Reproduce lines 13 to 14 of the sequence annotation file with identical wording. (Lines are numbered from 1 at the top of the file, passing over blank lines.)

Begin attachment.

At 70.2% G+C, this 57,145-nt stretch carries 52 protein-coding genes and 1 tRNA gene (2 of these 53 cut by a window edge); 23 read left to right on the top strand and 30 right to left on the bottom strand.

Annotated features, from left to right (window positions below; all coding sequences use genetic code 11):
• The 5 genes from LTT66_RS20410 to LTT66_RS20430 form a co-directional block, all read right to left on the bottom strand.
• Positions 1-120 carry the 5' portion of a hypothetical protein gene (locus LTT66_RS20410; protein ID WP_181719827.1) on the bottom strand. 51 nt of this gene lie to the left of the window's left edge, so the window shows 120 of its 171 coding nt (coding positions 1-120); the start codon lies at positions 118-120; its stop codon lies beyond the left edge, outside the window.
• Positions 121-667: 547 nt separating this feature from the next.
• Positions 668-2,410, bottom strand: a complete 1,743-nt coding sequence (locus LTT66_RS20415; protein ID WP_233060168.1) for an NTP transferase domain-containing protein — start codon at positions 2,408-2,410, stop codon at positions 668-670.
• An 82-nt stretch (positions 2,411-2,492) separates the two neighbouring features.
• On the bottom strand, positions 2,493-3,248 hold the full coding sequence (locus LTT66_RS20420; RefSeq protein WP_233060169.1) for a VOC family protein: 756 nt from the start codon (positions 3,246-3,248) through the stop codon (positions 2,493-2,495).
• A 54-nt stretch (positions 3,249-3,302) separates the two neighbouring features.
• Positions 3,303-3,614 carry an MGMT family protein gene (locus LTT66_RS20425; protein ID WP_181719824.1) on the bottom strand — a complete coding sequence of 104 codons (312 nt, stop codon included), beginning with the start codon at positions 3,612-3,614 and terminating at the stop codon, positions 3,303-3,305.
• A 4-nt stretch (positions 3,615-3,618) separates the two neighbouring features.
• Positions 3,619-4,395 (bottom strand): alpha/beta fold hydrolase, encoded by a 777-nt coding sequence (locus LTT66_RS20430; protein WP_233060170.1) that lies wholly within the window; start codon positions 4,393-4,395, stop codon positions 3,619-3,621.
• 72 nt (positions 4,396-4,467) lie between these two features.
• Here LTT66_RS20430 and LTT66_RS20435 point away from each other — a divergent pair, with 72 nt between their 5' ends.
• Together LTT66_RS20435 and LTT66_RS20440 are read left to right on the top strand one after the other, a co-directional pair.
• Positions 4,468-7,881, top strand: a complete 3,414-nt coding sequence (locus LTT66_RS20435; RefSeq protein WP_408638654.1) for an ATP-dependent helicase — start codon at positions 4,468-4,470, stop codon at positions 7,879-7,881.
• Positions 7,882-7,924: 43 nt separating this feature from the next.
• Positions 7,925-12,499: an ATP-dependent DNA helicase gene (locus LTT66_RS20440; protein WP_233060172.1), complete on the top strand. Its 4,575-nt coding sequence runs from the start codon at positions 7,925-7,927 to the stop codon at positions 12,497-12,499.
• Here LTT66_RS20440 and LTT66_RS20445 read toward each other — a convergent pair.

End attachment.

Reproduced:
• 72 nt (positions 4,396-4,467) lie between these two features.
• Here LTT66_RS20430 and LTT66_RS20435 point away from each other — a divergent pair, with 72 nt between their 5' ends.